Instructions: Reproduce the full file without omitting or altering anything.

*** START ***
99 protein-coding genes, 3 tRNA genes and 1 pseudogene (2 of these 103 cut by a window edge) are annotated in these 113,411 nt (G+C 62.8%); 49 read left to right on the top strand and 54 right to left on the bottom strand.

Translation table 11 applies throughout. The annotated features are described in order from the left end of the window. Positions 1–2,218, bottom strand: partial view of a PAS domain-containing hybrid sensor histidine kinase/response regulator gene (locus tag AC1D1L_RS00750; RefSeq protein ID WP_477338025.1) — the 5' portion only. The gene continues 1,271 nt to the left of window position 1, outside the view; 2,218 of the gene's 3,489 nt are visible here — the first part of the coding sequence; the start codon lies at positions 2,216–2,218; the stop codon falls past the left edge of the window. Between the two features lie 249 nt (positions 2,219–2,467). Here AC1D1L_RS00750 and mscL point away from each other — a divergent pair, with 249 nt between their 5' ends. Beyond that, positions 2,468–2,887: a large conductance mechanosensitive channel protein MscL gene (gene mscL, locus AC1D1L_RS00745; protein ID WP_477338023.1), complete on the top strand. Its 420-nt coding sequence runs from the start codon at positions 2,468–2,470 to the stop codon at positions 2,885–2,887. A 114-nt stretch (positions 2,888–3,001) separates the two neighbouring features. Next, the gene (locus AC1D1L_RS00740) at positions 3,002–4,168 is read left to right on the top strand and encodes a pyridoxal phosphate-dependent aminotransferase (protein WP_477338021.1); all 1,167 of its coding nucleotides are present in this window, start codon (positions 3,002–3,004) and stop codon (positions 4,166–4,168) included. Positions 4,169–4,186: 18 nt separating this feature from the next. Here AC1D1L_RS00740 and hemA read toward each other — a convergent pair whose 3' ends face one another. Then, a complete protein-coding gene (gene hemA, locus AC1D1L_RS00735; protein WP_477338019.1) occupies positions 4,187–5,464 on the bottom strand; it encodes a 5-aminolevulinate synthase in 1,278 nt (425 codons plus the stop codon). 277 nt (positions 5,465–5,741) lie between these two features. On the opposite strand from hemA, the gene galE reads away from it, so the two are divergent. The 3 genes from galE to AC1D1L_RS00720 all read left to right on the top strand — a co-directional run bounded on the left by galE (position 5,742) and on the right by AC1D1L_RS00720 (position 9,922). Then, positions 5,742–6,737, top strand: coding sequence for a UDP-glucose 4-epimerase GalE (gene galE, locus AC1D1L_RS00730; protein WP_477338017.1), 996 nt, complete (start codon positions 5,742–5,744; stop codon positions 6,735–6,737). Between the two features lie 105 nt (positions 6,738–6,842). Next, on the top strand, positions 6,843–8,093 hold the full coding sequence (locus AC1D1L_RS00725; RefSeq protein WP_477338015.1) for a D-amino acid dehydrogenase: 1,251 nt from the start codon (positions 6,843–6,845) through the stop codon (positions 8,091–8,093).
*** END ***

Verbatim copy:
99 protein-coding genes, 3 tRNA genes and 1 pseudogene (2 of these 103 cut by a window edge) are annotated in these 113,411 nt (G+C 62.8%); 49 read left to right on the top strand and 54 right to left on the bottom strand.

Translation table 11 applies throughout. The annotated features are described in order from the left end of the window. Positions 1–2,218, bottom strand: partial view of a PAS domain-containing hybrid sensor histidine kinase/response regulator gene (locus tag AC1D1L_RS00750; RefSeq protein ID WP_477338025.1) — the 5' portion only. The gene continues 1,271 nt to the left of window position 1, outside the view; 2,218 of the gene's 3,489 nt are visible here — the first part of the coding sequence; the start codon lies at positions 2,216–2,218; the stop codon falls past the left edge of the window. Between the two features lie 249 nt (positions 2,219–2,467). Here AC1D1L_RS00750 and mscL point away from each other — a divergent pair, with 249 nt between their 5' ends. Beyond that, positions 2,468–2,887: a large conductance mechanosensitive channel protein MscL gene (gene mscL, locus AC1D1L_RS00745; protein ID WP_477338023.1), complete on the top strand. Its 420-nt coding sequence runs from the start codon at positions 2,468–2,470 to the stop codon at positions 2,885–2,887. A 114-nt stretch (positions 2,888–3,001) separates the two neighbouring features. Next, the gene (locus AC1D1L_RS00740) at positions 3,002–4,168 is read left to right on the top strand and encodes a pyridoxal phosphate-dependent aminotransferase (protein WP_477338021.1); all 1,167 of its coding nucleotides are present in this window, start codon (positions 3,002–3,004) and stop codon (positions 4,166–4,168) included. Positions 4,169–4,186: 18 nt separating this feature from the next. Here AC1D1L_RS00740 and hemA read toward each other — a convergent pair whose 3' ends face one another. Then, a complete protein-coding gene (gene hemA, locus AC1D1L_RS00735; protein WP_477338019.1) occupies positions 4,187–5,464 on the bottom strand; it encodes a 5-aminolevulinate synthase in 1,278 nt (425 codons plus the stop codon). 277 nt (positions 5,465–5,741) lie between these two features. On the opposite strand from hemA, the gene galE reads away from it, so the two are divergent. The 3 genes from galE to AC1D1L_RS00720 all read left to right on the top strand — a co-directional run bounded on the left by galE (position 5,742) and on the right by AC1D1L_RS00720 (position 9,922). Then, positions 5,742–6,737, top strand: coding sequence for a UDP-glucose 4-epimerase GalE (gene galE, locus AC1D1L_RS00730; protein WP_477338017.1), 996 nt, complete (start codon positions 5,742–5,744; stop codon positions 6,735–6,737). Between the two features lie 105 nt (positions 6,738–6,842). Next, on the top strand, positions 6,843–8,093 hold the full coding sequence (locus AC1D1L_RS00725; RefSeq protein WP_477338015.1) for a D-amino acid dehydrogenase: 1,251 nt from the start codon (positions 6,843–6,845) through the stop codon (positions 8,091–8,093).